Consumers are delaying hardware purchases because of their confusion over PC terminology, according to the results of a survey, conducted by AMD, released today. The processor maker advocates a system-level performance rating as a way to boost hardware sales, but analysts aren't sure that consumer buying behaviour is quite so simple.

A gap is forming between the technology that the PC and microprocessor industry puts on the market, and the adoption and understanding of that technology by consumers, said Patrick Moorhead, vice president of consumer advocacy and corporate marketing for AMD.

This gap results from confusion over basic technology terms, and a lack of understanding as to why a new PC will improve the user's experience, Moorhead said. "All communication starts with language. If you don't understand the language, you're going to have problems," he said.

AMD, surveyed 1,535 consumers around the world about their comfort level with various products, and quizzed respondents on the definitions of some commonly used PC terms such as megahertz and web browser.

The survey's respondents had trouble identifying the correct definition of many of those terms, even among respondents who had owned a PC for several years. Because of this confusion, many consumers become frustrated when researching a new PC and postpone their technology purchases, Moorhead said.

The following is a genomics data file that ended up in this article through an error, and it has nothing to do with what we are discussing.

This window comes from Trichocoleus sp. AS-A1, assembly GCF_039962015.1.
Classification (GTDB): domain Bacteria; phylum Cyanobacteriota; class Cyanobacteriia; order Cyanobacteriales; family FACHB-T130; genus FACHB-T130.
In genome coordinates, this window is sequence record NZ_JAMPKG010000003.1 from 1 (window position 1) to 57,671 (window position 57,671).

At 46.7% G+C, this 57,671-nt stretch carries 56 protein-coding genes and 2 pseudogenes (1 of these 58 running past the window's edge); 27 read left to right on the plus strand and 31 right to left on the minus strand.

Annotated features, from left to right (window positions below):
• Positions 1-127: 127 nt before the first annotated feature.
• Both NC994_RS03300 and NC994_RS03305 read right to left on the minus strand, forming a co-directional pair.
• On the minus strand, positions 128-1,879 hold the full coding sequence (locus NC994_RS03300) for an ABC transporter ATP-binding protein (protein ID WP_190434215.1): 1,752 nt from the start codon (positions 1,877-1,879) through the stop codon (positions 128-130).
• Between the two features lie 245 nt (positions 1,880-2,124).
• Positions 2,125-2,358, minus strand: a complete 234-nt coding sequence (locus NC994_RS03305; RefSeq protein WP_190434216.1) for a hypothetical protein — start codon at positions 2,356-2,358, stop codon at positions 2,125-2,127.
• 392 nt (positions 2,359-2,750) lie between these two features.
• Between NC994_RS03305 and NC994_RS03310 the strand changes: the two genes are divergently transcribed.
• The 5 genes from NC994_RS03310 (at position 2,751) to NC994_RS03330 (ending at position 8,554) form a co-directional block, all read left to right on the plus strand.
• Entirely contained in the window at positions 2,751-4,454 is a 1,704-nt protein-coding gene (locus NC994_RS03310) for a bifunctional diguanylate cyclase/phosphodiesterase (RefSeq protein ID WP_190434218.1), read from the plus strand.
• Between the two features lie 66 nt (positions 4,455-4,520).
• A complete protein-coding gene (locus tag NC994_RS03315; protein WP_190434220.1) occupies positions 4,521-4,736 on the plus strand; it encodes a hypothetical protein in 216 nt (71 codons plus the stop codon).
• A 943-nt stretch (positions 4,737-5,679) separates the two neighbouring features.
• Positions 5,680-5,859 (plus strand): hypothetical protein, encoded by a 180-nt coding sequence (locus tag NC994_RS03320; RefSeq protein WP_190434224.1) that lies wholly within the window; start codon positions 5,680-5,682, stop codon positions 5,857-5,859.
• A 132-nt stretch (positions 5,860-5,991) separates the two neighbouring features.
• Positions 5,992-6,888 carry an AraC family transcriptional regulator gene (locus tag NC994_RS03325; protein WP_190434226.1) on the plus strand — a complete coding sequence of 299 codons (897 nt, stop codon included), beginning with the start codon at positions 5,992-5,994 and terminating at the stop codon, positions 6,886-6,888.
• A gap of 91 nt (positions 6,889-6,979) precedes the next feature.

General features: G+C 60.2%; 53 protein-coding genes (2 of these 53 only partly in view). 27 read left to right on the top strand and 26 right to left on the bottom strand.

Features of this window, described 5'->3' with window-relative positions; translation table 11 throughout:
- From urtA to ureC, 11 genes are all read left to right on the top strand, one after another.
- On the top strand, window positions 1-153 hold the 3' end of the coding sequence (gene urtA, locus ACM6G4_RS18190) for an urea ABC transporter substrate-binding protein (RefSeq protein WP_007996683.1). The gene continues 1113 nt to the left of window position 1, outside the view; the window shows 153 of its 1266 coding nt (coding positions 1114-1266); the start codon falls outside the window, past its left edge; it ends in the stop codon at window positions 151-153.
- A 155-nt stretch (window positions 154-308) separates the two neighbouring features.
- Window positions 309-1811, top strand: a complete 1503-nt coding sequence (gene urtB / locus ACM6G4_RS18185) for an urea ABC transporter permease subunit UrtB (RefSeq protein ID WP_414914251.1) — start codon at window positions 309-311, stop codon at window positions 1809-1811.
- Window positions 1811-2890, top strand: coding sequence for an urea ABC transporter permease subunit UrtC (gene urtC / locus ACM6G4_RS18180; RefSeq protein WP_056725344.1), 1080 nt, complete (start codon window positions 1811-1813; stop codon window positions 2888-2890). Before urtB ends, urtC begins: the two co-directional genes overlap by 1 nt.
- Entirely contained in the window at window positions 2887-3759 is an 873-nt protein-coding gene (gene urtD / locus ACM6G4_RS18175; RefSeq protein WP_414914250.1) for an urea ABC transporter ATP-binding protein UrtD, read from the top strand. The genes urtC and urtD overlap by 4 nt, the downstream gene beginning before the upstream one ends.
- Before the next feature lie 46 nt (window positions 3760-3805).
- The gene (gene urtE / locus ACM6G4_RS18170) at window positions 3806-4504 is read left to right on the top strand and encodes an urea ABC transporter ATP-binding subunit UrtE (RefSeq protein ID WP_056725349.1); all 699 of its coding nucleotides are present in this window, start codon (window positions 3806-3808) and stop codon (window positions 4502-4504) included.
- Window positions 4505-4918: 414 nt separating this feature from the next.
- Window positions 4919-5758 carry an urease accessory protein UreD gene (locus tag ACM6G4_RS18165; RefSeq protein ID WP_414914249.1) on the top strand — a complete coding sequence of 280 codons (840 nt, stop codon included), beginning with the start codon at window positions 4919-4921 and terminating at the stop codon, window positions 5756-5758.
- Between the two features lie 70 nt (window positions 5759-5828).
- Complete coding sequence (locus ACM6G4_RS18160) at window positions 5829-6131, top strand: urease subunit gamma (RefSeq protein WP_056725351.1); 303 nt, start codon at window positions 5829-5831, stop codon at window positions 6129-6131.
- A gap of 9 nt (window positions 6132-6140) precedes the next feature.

Not all signs indicate that consumers are holding back on hardware purchases, however. While corporate sales of PCs have indeed been stagnant for several years, consumers have proved surprisingly resilient. IDC expects US consumer PC sales to grow 10.8 percent in 2003, compared to expected growth worldwide of 6.5 percent.

AMD has for several months undertaken a marketing campaign called the True Performance Initiative to debunk what it calls the 'megahertz myth', or the idea that a PC processor's clock speed is the most important determination of performance. Believing that market leader Intel is misleading customers about performance by labelling its processors by their clock speed, AMD claims its own model number rating system more accurately portrays a processor's overall performance.

For consumers to fully understand what a PC can do for them, the industry needs to develop a system-level performance metric that can compare one PC to another, regardless of whether it uses a processor from AMD or Intel, a graphics card from nVidia or ATI or any number of other components from different vendors, Moorhead said.

"The key is making it relevant to the end user, taking 'What can I do differently with my new PC than my old PC?' and converting that into plain English," he said.